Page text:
The Verses We Don’t Look Like

This past month I’ve deliberately minimized how much I seek out online or television news.     

It’s hard to overestimate the positive effect of unplugging from mainstream media.  You can never tell how much the unsettling effects of threats, outrageous behavior, anger, whining, have upon you until you silence it.  You old timers would call this a return to Mayberry, but I call it a return to Pineville, to the hometown of my youth. This was before the internet, even before Walmart, to a period when you either had to buy a newspaper, or make sure you were in front of the television at a certain slot every evening to hear news that troubled you.  Most of life remained an emotional silence that was up to you to fill, which you usually did with friends, family, or hobbies.   

I recently filled some of that space by reading Matthew chapters 5 through 7, where Jesus describes the character and constitution of the Kingdom of God.  It’s amazing what some interior silence will do for your reading and how deeply you can process content.  I was struck how these chapters don’t describe any national or geopolitical entity, nor do they reflect some type of prescribed social ideal. In fact, they didn’t describe me much, either, a man who has been active in the faith for 35 years.  

These verses are a blueprint of interior spiritual health, and they remind me I’m not so healthy.  As I read Jesus’ words about anger, I’m warned about what an angry dude I am, of how little patience I have for the quirks of my spouse, for slow drivers, for the cashier who doesn’t move fast enough.  And then Jesus addresses love, a positive force that I can’t manufacture, especially for those who have over the years become enemies to me. The best I can squeeze out for them, is not wanting them dead.  Then when Jesus talks about lust, good works, and generosity, I realize even more I have a long way to go.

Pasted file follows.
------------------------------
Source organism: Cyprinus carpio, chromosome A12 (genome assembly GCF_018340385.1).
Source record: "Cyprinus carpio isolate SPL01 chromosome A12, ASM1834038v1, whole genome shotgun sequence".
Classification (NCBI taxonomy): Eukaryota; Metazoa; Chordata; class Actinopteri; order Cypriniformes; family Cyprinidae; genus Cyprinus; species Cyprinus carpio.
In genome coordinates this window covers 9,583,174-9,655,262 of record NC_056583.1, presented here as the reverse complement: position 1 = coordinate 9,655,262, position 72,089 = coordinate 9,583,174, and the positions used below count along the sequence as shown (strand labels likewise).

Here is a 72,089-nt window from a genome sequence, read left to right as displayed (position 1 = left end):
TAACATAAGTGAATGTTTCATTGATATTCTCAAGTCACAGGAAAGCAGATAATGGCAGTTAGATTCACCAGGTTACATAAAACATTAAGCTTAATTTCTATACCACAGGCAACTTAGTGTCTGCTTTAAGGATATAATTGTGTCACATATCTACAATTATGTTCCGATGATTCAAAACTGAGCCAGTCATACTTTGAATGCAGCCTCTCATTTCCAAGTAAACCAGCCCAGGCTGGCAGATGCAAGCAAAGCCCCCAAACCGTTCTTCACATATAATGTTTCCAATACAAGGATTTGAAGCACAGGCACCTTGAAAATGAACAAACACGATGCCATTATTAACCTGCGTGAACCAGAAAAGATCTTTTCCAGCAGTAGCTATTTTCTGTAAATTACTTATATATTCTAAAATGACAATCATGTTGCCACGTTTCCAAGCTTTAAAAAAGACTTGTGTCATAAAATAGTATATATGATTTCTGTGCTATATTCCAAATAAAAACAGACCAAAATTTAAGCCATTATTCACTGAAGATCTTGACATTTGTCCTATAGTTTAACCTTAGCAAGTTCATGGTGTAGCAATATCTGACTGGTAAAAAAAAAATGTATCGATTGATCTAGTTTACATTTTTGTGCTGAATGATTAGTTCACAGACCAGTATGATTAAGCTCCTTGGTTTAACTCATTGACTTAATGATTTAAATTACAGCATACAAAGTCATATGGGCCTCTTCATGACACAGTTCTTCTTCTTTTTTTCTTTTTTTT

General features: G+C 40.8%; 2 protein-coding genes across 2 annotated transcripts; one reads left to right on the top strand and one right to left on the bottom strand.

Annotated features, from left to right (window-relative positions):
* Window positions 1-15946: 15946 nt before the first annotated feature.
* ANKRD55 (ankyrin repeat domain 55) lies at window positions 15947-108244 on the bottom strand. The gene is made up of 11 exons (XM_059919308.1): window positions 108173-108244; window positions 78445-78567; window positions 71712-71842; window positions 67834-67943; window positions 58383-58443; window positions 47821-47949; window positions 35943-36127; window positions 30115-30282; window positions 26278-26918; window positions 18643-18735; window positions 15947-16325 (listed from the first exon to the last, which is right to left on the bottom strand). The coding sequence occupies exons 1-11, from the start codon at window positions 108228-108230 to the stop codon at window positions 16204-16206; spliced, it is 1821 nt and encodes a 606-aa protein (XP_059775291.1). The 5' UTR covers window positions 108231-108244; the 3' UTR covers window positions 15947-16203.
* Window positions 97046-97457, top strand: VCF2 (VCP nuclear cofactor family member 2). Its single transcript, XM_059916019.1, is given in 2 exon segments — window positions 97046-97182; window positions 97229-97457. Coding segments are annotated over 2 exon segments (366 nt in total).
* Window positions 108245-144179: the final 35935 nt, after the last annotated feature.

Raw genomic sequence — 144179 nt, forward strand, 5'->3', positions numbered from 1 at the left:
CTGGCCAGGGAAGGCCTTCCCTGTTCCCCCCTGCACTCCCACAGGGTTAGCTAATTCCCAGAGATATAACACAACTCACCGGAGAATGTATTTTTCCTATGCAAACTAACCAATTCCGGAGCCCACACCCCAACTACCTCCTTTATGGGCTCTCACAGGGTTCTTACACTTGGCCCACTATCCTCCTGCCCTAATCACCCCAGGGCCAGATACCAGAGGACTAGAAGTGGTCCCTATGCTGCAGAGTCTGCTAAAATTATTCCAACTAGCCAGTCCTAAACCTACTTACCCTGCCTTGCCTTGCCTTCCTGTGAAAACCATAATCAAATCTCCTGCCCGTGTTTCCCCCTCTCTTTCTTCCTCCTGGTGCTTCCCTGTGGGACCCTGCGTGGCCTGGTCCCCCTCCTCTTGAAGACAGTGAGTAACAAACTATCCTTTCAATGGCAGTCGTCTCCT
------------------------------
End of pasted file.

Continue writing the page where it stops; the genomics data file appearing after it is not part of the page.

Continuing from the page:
I also know folks who are activist oriented, and it just so happens that many of the sentiments of these chapters are truly other oriented. But the folks demanding righteousness and calling for mercy are mostly not that way themselves.  My wife has complained to me about enlightened liberals making the crudest kind of sexual comments toward her. And of course, we can easily see those who vie for mercy and love filling online comment sections with hate for whoever doesn’t agree with them.  So whether you hold an evangelical view, or you are a social activist, or liberal, or all the above and more, you don’t have a corner on these verses.  

The fact is, when Jesus speaks these verses, they describe Him.  Conformation to His image requires not only good intentions, but another life, and not only another life, but the ongoing work of it within.  


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